p r o g r a m s t h a t we u s e d a r e shown i n t h e Appendix. A digital filter
can be r e p r e s e n t e d a s shown i n F i g . 3 . 1 .

F(a)) ^ F*(a)) Y*(a))

f(t) T f(nT) y(nT)

Figure 3.1 Digital filter

25
26

The signal Y*(iu) is given by the following expression

Y*(a)) = F*(a))G*(u)) (3.1)

where G*(aj) is the sinusoidal steady state response of the system. It


can be demonstrated [l] that

Y(a)) = F(a))G*(a)) for |a)|< 0)3/2 (3.2)

Eq. (3.2) i n d i c a t e s t h a t t h e spectrum F(u)) of a band-limited s i g n a l can


be modified u s i n g a d i g i t a l f i l t e r with s i n u s o i d a l steady s t a t e
response G*(a)) .

3.2 B i l i n e a r Transformation

The b i l i n e a r transformation

1 + s (3.3)
z = -.
1 - s

i s used t o map t h e s - p l a n e i n t o the z - p l a n e , where s = a + jo) and

oz b=t a ire"'
n . Replacing t h e s e e x p r e s s i o n s of s and z i n t o Eq. ( 3 . 3 ) , we
^^j9 ^ l + g + j o ) (3.4)
1 - a- jco

The magnitude | r | is
(1+5)2+0)2 h (3.5)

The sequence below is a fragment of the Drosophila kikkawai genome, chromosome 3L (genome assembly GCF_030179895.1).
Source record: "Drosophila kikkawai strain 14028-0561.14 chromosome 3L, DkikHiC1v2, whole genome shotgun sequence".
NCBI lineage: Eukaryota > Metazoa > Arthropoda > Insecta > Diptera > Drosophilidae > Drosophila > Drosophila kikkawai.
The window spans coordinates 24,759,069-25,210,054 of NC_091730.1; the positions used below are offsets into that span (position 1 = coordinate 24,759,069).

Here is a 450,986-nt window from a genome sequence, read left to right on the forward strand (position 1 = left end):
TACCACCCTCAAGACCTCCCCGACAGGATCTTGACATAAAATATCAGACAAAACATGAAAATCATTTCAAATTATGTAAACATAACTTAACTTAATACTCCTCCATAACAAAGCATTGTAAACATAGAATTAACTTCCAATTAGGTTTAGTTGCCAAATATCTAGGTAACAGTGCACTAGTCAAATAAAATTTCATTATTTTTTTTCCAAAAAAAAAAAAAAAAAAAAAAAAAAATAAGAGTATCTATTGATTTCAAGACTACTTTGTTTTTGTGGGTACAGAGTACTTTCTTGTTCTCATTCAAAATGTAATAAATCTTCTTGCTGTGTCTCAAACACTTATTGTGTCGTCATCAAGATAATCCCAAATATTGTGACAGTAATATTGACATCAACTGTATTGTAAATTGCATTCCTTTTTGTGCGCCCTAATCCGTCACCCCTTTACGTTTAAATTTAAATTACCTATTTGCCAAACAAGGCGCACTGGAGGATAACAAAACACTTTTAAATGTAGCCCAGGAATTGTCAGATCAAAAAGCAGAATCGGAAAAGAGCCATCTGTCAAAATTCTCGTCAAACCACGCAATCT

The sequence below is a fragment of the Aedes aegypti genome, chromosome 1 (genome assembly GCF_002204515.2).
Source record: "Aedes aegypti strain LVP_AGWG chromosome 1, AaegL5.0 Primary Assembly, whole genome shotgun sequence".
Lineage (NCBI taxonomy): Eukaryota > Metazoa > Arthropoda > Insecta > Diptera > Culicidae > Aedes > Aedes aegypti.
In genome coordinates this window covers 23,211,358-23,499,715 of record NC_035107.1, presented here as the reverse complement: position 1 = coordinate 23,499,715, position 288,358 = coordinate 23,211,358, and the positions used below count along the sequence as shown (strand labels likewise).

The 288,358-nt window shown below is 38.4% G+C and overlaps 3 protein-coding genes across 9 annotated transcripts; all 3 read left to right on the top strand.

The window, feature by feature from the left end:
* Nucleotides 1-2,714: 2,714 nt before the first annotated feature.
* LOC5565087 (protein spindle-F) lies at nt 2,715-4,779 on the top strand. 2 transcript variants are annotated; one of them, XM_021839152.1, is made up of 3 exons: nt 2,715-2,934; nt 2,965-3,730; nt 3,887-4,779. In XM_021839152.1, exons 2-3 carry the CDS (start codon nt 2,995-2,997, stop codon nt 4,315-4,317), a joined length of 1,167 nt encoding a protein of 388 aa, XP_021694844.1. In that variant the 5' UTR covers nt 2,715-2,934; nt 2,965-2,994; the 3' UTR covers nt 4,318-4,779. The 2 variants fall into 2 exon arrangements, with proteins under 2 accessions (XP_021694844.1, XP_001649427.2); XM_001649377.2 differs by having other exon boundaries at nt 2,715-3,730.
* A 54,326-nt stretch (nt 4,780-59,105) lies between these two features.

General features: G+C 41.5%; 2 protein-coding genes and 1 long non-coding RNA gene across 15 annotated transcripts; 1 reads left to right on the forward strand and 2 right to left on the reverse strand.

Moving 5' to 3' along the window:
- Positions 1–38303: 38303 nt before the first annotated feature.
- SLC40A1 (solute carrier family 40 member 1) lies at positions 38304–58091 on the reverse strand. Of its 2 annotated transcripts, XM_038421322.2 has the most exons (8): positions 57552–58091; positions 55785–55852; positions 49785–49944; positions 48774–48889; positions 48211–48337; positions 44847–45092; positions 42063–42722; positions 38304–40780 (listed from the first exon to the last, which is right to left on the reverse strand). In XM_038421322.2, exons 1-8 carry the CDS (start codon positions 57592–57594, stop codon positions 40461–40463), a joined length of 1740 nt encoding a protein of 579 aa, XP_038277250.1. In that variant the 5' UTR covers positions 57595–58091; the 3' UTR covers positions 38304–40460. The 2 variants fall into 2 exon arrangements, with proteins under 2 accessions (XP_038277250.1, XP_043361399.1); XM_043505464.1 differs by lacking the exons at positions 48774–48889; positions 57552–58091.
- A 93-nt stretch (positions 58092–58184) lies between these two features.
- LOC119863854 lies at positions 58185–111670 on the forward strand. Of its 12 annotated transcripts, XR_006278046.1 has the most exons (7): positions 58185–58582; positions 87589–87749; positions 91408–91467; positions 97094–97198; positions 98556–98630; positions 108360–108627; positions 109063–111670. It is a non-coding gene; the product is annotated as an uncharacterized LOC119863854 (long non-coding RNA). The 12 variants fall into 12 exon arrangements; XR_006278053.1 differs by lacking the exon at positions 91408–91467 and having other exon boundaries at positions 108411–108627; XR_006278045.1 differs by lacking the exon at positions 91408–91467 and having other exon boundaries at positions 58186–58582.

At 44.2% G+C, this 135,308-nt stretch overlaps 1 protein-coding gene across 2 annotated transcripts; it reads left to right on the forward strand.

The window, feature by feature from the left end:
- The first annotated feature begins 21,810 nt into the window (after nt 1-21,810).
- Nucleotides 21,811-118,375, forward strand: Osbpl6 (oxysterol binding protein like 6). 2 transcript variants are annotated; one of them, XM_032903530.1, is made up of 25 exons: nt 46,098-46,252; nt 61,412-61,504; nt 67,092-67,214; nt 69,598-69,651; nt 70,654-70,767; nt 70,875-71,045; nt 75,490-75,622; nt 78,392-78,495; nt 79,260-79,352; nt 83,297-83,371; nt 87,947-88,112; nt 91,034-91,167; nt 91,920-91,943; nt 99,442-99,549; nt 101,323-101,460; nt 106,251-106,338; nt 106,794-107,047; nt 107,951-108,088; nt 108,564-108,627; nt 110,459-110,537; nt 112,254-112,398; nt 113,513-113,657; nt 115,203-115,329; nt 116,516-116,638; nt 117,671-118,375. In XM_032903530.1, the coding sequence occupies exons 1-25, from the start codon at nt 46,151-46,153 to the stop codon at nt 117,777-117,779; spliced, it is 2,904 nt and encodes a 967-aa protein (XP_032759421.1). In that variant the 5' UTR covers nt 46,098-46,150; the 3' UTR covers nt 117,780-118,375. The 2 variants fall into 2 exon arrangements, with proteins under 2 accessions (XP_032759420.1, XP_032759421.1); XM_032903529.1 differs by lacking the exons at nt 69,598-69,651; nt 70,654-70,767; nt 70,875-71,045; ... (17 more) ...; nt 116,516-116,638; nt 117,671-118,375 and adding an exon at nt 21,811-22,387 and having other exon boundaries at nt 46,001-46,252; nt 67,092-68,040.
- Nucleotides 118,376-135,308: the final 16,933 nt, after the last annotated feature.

r = (1-a)^ +0)^

From Eq. (3.5), we can see that


r >1 for a > 0 (3.6)
r = 1 for 0 = 0
r <1 for a < 0
27

The bilinear transformation maps:


a) t h e r i g h t half of t h e s - p l a n e onto t h e region o u t s i d e the u n i t
circle | z | = 1 of the z - p l a n e ,
b) t h e j a x i s of t h e s - p l a n e onto t h e u n i t c i r c l e | z | = 1 , and
c) t h e l e f t h a l f of the s-plane onto the i n t e r i o r of the u n i t
circle | z | = 1.
We w i l l use t h e b i l i n e a r t r a n s f o r m a t i o n to design d i g i t a l f i l t e r s based
on d e s i g n s of analog f i l t e r s .

3.3 Frequency Transformation

The b i p o l a r t r a n s f o r m a t i o n r e s u l t s in a d i f f e r e n t frequency
range of t h e d i g i t a l f i l t e r with r e s p e c t to t h e analog f i l t e r . Let
Q and o) r e p r e s e n t t h e frequency in t h e analog f i l t e r and d i g i t a l
f i l t e r respectively. From the b i l i n e a r transformation

z - 1 (3.7)
z+1
• rn

If a = 0, s = jfi, and z = e'^ , then